Although entering the crate freely is ideal, a temporary learning curve is common i.e., it's understandable if she needs extra guidance until she learns the routine. You're already doing great with the crate time only Kong treat. Plain meat baby food (no toxic onion/garlic etc. spices) is an ultimate treat! Smearing natural plain peanut butter inside the Kong is another favorite that takes a little longer to finish. Some people freeze Kongs to help them last longer but some dogs find it less appealing (lacks some of the food's scent).

 

Congratulations on your happy foster failure! :)

Edited by 3greytjoys
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No doubt she's testing you and if it's important to you that she be crated, then you've got good tips here. My girl Annie, who I adopted almost 5 years ago, hated her crate and by day #2, I didn't use it, but left it up with door open in case she changed her mind. She didn't. By the end of the week it was down cellar. I never used a baby gate either. She had complete run of the house. I admit, though, that Annie has never been "bad" in the sense she's never gone in the garbage, never cruised counters, never bothered the cat, never tore down curtains (I fostered a wild boy once who ripped down the dining room curtains), etc. Maybe your girl can be trusted?

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Guest AtticusMom

I think it is a useful skill for dogs to be okay with going into a crate. Having said that, I've had a couple of greys that outright rejected going into the crate. There was no convincing them. I agree with Feisty49's post.

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Guest Wally

Being from down under (australia ) I don't understand crating / crate.please what is a crate & what size. I leave Shirley the run of house and rear yard when I am out for a day as although she won't bother anyone jumping locked high gates and fence they would loose the butt section of their jeans as they tried to leave with anything. It is only time she would bite anyone.

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Guest Mossy

All this is great advice.

I've had my Philly for about a month now.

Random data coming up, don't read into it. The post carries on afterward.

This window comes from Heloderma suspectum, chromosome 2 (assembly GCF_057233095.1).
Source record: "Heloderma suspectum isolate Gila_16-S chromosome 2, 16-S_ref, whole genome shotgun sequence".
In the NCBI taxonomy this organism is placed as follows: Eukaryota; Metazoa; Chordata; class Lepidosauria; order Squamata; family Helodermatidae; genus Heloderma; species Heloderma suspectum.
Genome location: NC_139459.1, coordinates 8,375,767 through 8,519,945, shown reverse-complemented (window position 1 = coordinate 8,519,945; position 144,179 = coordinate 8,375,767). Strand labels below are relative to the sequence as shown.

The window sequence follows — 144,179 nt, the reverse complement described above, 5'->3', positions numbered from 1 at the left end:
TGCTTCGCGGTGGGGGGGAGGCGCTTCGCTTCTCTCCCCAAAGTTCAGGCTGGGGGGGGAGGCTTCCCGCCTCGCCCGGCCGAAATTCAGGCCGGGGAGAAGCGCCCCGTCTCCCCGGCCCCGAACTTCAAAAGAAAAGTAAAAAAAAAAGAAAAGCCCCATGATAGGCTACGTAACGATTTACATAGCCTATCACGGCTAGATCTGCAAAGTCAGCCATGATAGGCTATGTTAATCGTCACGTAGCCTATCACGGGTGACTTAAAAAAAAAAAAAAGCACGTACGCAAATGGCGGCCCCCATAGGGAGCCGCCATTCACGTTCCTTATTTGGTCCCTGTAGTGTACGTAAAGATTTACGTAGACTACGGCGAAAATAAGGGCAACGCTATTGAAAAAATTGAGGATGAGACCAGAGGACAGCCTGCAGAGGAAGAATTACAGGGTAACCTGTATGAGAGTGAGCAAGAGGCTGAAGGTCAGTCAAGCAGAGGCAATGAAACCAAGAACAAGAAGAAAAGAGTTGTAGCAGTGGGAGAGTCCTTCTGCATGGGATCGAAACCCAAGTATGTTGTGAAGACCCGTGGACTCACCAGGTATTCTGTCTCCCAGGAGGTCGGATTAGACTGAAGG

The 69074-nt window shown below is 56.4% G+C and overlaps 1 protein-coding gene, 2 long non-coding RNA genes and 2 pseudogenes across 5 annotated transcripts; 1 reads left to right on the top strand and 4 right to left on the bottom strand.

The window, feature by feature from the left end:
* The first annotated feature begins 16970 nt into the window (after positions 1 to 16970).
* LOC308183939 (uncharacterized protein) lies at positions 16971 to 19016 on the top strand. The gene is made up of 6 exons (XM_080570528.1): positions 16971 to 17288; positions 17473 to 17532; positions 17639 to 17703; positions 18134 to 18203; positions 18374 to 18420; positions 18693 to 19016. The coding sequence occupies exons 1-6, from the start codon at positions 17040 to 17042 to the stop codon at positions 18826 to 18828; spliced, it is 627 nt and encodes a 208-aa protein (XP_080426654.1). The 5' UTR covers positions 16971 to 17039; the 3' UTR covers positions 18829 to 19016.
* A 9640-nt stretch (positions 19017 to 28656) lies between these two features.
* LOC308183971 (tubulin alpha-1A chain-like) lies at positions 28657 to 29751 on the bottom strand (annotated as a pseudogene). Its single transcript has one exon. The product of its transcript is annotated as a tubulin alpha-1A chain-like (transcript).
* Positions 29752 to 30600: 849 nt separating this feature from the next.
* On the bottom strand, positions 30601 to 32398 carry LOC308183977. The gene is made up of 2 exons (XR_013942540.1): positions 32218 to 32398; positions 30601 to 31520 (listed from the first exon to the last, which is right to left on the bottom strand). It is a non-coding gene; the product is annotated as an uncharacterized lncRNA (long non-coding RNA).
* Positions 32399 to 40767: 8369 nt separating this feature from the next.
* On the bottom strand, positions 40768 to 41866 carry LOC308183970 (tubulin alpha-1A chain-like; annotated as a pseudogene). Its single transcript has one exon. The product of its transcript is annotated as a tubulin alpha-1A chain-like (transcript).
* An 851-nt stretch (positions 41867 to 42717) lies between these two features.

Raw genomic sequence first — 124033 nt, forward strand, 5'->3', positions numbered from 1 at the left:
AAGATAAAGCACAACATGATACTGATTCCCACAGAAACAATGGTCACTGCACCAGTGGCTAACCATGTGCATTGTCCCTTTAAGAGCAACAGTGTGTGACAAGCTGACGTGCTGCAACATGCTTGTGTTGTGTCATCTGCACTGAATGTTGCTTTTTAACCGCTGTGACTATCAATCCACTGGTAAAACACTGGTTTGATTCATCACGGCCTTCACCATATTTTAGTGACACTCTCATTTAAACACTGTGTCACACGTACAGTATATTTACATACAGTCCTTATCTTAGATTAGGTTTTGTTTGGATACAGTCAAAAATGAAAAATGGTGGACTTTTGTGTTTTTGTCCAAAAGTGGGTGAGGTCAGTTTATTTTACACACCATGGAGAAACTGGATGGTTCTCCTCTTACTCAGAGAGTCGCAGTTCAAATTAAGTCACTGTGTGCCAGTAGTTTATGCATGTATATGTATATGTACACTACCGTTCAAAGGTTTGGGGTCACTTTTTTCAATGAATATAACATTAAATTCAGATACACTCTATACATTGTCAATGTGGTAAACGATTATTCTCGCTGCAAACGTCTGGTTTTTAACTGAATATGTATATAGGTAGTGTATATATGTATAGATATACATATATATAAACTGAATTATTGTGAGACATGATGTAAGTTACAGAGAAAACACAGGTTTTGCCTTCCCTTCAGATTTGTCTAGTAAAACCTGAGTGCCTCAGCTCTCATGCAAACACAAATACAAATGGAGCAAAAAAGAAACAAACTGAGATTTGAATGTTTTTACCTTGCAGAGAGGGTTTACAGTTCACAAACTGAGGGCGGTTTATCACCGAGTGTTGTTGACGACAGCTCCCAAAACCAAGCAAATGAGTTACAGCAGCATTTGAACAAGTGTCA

Interestingly, he got too attached to the crate in the first week as he was spooked by the blinds and didn't come out for 2 days.

Had to make him come out to eat and eliminate. Eventually locked him out of the crate and he was fine sleeping in his bed in the kitchen for about 2 weeks...

Until he peed in the kitchen 2 days in a row and 1 other time overnight.

Now he's back in the crate - crated while I'm at work and overnight (he doesn't do stairs yet and doesn't seem to mind). When I'm home, he's on his dog bed in the living room sleeping...stretching. lol.

 

Wondering when I can trust him again and allow him free while at work and overnight.

 

The adoption grp suggested that he probably peed in the house bc I left his water out, he got bored and drank too much...

 

He doesn't mind the crate and doesn't complain but I feel he might be happier outside it but again, I don't want him to pee in the house...

 

Sigh...

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Sorry for highjacking the thread but I never heard of dogs getting bored and drinking too much. And I never let my dogs without access to fresh water.

 

We had the pee issue when something happened that disrurbed Andy's routine when we were not at home during the day, e.g. someone ringing the door bell. He got stressed and had an accident. It got better in time.

It helps when your dog sleeps near you. You can hear him when he gets restless and you can react. When Paddy was new I let him out three or four times a night. With time it got better and now he is as sleepy as his older brothers.

Sorry for butchering the english language. I try to keep the mistakes to a minimum.

 

Nadine with Paddy (Zippy Mullane), Saoirse (Lizzie Be Nice), Abu (Cillowen Abu) and bridge angels Colin (Dessies Hero) and Andy (Riot Officer).

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Crates are overrated IMO. What seems to escape a lot of adoption groups is that being crated alone in a living room is totally different than being crated alongside of 70 friends in a crate big enough for me to comfortably curl up in. I never use crates except for medical reasons. Baby gates and muzzles have always done the trick. But what do I know?

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You can try using something like this if you're afraid she'll pee in the house.

 

http://www.petsmart.ca/dog/training-behavior/top-paw-washable-cover-ups-zid36-13683/cat-36-catid-100022?var_id=36-13683&_t=pfm%3Dcategory

Edited by robinw

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Xavi the galgo and Peter the cat. Missing Iker the galgo ?-Feb.9/19, Treasure (USS Treasure) April 12/01-May 6/13, Phoenix (Hallo Top Son) Dec.14/99-June 4/11 and Loca (Reko Swahili) Oct.9/95 - June 1/09, Allen the boss cat, died late November, 2021, age 19.